Speech and language evaluations are used to identify and describe a delay or disorder in any skill related to communication functions. Although related, speech and language are two distinct processes with different approaches to assessment. Language assessments examine performance on expressive and receptive language tasks across the primary areas of language function: phonology, morphology, semantics, syntax and pragmatics.
Language and cognition are closely interconnected therefore cognitive-linguistic skills are also assessed to describe the interaction between various cognitive skills such as memory, and language skills, such as comprehension, to determine which skills are at the heart of the problem. Language assessments are therefore a crucial part of the differential diagnoses of a language based delay or disorder from a cognitively based disorder. The evaluation also examines how language delays impact reading, writing and social interactions. Speech assessments focus on the structure and function of the speech mechanism and oral motor structures for speech production and swallowing.
The speech and language assessments encompass a broad range of tests and measures which provide information about an individual’s expressive/oral language skills and their receptive language/comprehension skills. The assessment may be performed as young as 12 months and as old as 90 years of age. The assessment includes the clinical interview, observations and observational rating scales performed in a variety of settings, questionnaires for parents/caregivers and teachers, and psychometric/standardized tests.
When an individual is referred for a speech delay, a comprehensive assessment of the oral mechanism structures and physiologic functions are conducted. Speech assessments will vary tremendously depending upon the presenting diagnosis or condition. Assessments for more complex speech delays such as apraxia, dysarthrias, or fluency/stuttering will incorporate several different elements, specific to the diagnoses, that are not a part of the general speech assessment.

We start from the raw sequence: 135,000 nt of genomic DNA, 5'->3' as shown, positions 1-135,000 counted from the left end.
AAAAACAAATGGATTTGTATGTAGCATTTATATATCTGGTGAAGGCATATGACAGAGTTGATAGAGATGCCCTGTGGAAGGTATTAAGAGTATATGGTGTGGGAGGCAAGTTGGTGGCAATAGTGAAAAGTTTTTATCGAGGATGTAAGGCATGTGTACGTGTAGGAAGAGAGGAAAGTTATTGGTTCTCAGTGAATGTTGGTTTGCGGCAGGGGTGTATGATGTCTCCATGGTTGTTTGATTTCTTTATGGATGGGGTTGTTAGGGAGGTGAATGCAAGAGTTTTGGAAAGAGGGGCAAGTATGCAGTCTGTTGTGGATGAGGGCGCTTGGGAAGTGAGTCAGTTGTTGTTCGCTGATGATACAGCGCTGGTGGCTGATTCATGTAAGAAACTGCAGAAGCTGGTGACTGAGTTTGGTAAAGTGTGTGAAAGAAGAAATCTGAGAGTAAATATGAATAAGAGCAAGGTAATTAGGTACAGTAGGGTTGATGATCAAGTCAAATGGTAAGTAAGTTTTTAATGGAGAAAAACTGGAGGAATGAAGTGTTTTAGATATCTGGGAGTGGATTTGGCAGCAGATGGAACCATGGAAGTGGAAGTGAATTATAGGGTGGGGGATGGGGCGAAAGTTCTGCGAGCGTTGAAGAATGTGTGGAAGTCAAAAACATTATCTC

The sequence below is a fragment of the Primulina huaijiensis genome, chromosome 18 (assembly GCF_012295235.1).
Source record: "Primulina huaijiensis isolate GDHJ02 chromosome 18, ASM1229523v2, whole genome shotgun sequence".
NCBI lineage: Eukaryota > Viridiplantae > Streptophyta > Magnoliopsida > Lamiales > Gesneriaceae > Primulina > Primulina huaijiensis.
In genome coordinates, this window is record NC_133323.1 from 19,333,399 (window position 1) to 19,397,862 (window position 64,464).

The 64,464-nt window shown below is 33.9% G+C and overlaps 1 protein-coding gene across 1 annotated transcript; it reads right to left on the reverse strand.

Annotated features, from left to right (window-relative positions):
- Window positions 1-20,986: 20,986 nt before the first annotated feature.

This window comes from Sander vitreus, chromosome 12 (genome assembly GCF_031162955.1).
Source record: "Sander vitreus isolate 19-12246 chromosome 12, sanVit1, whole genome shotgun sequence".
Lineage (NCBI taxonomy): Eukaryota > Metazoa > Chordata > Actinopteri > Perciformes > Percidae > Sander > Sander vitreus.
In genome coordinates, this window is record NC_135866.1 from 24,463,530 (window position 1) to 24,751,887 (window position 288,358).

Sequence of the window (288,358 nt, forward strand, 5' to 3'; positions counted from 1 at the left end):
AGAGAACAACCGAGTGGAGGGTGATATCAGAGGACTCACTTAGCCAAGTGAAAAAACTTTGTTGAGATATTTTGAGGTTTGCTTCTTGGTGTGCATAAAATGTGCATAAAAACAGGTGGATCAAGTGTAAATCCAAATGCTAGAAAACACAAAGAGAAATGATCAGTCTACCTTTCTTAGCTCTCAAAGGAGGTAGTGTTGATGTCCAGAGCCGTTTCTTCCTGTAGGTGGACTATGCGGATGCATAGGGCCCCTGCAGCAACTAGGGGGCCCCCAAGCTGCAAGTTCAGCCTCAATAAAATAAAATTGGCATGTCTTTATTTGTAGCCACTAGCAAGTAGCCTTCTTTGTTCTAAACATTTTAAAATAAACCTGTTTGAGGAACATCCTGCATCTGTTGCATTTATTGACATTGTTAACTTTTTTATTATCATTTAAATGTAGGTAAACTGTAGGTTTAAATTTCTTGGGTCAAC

In general, all speech assessments will include an oral mechanism exam and oral motor assessment where both the structural and functional integrity of the structures of the speech mechanism are assessed. It will also include an assessment of speech fluency, resonance and speech intelligibility/articulation.
Two primary areas of a speech assessment are articulation and phonological processing skills. These two areas are assessed through formal psychometric testing as well as informal observational tasks where a speech sample is typically recorded. The speech sample is then analyzed to determine characteristics of spontaneous speech. Speech samples are typically performed on children as they are learning how to connect words into sentences and conversation.
More complex speech evaluations will involve in-depth assessments of motor function and motor planning for other diagnoses such as apraxia and dysarthria.
Assessments that may be used:
- The Goldman Fristoe Test of Articulation – GFTA
- The Khan Lewis Phonological Analysis – KLPA
- Clinical Assessment of Articulation and Phonology – CAAP
- Kaufman Speech Praxis Test for Children – KSPT
- Stuttering Severity Instrument – SSI
- Comprehensive Test of Phonological Processing – CTOPP
Language assessments include both formal and informal observations of expressive and receptive language skills across five main areas of language: semantics, syntax, phonology, morphology, pragmatics and metalinguistic or language competence skills. Cognitive-linguistic elements are also incorporated into the language assessment to differentiate between the cognitive underpinnings of a delay versus the language underpinnings of a delay. The language assessment may also include broad assessments in the areas of oral language skills, language processing abilities, skills related to nonverbal learning disorders, auditory processing skills, reading skills, and writing skills. Although these areas are initially assessed broadly in the general language assessment, more in-depth testing in these areas may be performed.
Assessments that may be used in this domain are:
- Clinical Evaluation of Language Fundamentals – CELF-5
- Test of Auditory Processing Skills – TAPS-3
- Woodcock-Johnson Tests of Oral Language – WJIV
- Test of Language Competence – TLC
- Language Processing Test – LPT-3
- Test for Auditory Comprehension of Language – TACL-3
- Comprehensive Assessment of Spoken Language – CASL
- Preschool Language Scale – PLS-5
- SCAN Test for Auditory Processing Disorders – SCAN-3
- Differential Test for Processing
- Receptive-Expressive Observation Scale – REO